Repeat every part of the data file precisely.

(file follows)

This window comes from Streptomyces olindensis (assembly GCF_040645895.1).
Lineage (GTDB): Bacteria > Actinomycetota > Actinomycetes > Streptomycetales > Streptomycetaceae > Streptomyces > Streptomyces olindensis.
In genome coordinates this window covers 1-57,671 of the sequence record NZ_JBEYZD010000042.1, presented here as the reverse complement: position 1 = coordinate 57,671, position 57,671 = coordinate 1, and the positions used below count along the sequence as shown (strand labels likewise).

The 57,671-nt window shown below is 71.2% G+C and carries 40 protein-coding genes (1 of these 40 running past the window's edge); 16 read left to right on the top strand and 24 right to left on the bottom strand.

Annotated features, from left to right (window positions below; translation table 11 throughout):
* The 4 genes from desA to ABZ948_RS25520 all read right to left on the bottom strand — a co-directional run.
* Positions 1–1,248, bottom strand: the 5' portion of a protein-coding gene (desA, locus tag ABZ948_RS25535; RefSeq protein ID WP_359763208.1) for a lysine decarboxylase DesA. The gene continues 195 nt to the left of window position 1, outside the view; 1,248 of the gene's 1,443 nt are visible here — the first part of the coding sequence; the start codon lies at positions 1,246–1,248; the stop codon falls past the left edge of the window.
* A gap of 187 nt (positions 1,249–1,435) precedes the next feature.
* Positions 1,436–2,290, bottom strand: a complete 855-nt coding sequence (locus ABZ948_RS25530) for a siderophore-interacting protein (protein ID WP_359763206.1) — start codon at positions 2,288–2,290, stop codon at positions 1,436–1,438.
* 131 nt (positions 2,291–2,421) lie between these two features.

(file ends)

This window comes from Streptomyces olindensis (assembly GCF_040645895.1).
Lineage (GTDB): Bacteria > Actinomycetota > Actinomycetes > Streptomycetales > Streptomycetaceae > Streptomyces > Streptomyces olindensis.
In genome coordinates this window covers 1-57,671 of the sequence record NZ_JBEYZD010000042.1, presented here as the reverse complement: position 1 = coordinate 57,671, position 57,671 = coordinate 1, and the positions used below count along the sequence as shown (strand labels likewise).

The 57,671-nt window shown below is 71.2% G+C and carries 40 protein-coding genes (1 of these 40 running past the window's edge); 16 read left to right on the top strand and 24 right to left on the bottom strand.

Annotated features, from left to right (window positions below; translation table 11 throughout):
* The 4 genes from desA to ABZ948_RS25520 all read right to left on the bottom strand — a co-directional run.
* Positions 1–1,248, bottom strand: the 5' portion of a protein-coding gene (desA, locus tag ABZ948_RS25535; RefSeq protein ID WP_359763208.1) for a lysine decarboxylase DesA. The gene continues 195 nt to the left of window position 1, outside the view; 1,248 of the gene's 1,443 nt are visible here — the first part of the coding sequence; the start codon lies at positions 1,246–1,248; the stop codon falls past the left edge of the window.
* A gap of 187 nt (positions 1,249–1,435) precedes the next feature.
* Positions 1,436–2,290, bottom strand: a complete 855-nt coding sequence (locus ABZ948_RS25530) for a siderophore-interacting protein (protein ID WP_359763206.1) — start codon at positions 2,288–2,290, stop codon at positions 1,436–1,438.
* 131 nt (positions 2,291–2,421) lie between these two features.